Carrick also reached their first ever League Cup Final during that season, losing out to a Davy Jeffrey inspired Ballymena United. The game was in the balance for long periods, with Callaghan enjoying the familiar surroundings of the final venue of Seaview. Ballymena had forged into a first-half lead and had Carrick on the back foot for a spell, but they weathered the storm and indeed finished the game in the ascendency, only to be caught on the break in stoppage time where Ballymena put some gloss on the result with a second goal.
Aaron is now just a few months into his latest job, and it’s a club he knows well as he has made a return to Athlone Town in the First Division. Once again his path is entwined with Roddy Collins, as the well-travelled Dubliner had been in charge of the Lissywollen men throughout the 2017 season. In the post season Collins had been expected to continue in the role, but before long the club announced that he would take on a General Manager role and that Callaghan would join as manager.
After a season which saw the Town finish rock bottom of the division, it was clear Callaghan and his assistant Terry Butler had a rebuilding job on their hands. Athlone had in fact spent almost all of the previous two seasons at the bottom of the division while witnessing a number of high profile episodes which dragged the club through the mire. Goalkeeper Igors Labuts and midfielder Dragos Sfrijan have been banned from football for one year pending appeal for ‘gambling, manipulating matches and bringing the game into disrepute’. This follows a probe into suspicious betting patterns arising during a game against Longford Town in April 2017. Meanwhile forward Jason Lyons was hit with a seven-game ban by the FAI after he was found guilty of betting offences also, albeit in a game unrelated to that which Labuts and Sfrijan were cited for.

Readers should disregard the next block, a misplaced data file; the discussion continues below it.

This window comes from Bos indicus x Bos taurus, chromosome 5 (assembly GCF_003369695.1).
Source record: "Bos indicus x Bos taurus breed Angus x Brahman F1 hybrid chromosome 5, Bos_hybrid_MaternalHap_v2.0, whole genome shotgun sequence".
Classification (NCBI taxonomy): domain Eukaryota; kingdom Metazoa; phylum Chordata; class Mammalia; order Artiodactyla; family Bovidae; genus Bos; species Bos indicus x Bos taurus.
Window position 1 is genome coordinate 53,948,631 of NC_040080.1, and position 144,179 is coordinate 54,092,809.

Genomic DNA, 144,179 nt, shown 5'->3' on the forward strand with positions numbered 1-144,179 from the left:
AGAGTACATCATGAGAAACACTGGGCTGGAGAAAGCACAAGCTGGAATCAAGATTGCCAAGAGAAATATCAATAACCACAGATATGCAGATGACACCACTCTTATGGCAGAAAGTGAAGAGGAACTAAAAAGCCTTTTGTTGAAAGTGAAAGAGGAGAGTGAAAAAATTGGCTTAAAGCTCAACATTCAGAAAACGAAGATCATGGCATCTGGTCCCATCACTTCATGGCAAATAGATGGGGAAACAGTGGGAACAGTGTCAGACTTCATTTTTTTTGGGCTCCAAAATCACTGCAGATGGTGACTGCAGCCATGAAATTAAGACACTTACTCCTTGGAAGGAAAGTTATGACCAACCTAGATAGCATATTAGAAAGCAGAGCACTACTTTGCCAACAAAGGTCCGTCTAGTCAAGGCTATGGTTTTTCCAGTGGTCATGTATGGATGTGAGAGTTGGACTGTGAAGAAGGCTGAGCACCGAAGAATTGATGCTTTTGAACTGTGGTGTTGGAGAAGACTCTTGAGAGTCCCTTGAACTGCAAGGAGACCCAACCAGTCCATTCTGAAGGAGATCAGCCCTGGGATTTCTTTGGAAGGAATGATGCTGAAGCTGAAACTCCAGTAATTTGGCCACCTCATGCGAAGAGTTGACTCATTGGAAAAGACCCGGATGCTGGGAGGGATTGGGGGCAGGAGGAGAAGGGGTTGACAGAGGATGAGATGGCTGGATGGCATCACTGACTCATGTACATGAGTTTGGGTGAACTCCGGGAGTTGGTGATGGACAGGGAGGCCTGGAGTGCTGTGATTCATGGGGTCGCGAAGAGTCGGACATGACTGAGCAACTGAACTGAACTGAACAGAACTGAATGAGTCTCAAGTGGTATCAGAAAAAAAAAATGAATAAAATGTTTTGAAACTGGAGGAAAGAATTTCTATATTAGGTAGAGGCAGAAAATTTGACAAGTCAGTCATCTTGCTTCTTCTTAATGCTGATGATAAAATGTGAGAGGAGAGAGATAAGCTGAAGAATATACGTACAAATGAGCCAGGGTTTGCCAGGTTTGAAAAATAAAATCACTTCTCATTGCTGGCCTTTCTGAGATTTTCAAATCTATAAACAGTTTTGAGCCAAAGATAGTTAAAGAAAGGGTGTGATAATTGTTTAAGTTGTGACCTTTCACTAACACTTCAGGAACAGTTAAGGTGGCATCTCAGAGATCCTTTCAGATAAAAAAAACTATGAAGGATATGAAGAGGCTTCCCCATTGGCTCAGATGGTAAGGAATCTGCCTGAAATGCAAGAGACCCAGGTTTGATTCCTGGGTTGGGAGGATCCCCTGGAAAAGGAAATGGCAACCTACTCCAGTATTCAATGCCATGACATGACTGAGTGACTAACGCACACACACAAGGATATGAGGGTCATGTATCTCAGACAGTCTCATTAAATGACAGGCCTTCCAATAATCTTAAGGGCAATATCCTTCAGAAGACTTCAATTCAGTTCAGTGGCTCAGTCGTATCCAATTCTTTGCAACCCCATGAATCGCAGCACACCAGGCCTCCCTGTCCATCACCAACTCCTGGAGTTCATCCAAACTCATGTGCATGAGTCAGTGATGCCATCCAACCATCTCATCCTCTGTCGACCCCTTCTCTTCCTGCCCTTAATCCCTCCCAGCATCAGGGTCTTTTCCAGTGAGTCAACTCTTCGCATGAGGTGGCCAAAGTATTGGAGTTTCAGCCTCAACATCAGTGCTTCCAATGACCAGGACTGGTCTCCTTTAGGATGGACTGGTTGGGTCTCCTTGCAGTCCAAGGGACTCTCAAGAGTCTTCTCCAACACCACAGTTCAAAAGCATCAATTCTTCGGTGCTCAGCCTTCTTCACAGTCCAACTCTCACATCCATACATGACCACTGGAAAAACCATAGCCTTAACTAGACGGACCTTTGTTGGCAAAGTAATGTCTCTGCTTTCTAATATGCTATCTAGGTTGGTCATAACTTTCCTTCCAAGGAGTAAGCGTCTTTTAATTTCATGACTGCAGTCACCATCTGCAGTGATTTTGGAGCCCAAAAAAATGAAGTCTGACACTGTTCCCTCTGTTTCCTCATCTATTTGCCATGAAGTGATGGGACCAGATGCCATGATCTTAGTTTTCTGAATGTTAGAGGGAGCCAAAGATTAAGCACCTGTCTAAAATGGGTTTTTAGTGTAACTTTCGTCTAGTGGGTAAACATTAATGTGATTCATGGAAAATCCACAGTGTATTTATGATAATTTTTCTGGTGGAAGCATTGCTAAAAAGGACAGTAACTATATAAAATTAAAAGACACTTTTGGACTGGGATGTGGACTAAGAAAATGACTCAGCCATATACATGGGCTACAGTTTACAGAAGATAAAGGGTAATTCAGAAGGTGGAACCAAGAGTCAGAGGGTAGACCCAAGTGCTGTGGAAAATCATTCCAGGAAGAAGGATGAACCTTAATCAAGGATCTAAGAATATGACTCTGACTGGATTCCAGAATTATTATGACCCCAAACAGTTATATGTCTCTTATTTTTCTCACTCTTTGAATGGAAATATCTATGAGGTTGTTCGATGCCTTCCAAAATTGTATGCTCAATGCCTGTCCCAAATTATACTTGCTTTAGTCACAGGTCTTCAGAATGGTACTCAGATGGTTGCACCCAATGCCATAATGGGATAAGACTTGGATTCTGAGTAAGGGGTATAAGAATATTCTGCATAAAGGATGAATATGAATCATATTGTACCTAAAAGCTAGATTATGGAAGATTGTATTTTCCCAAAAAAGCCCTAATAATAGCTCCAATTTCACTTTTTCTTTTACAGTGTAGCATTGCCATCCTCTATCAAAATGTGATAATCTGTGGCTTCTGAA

Athlone took an unusual approach to their summer recruitment drive, with Callaghan organising a series of open trials as he looked to build a new look, all amateur side for the Midlanders. Callaghan felt he could exploit a gap he saw in the development system across the country, with a number of players falling by the wayside once they come out of the u19 setup when deemed not quite good enough for the traditional big teams in the League of Ireland.
With Callaghan also well aware of the talent levels of those plying their trade in the Leinster Senior league, this was another avenue he looked to exploit as he set about the new First Division season. Within a few weeks, Athlone announced their brand new 30 man first team squad ahead of the kick off of the new season in Galway.
Things would take another unexpected turn as, following an opening night 4-1 defeat at Eamon Deacy Park, Roddy Collins made the decision to step down from his new role. Collins may have stepped away from a full-time position but he remains on board in an advisory capacity as the oldest club in the League of Ireland look to rebuild on the Brawney Road under the watchful eye of Callaghan.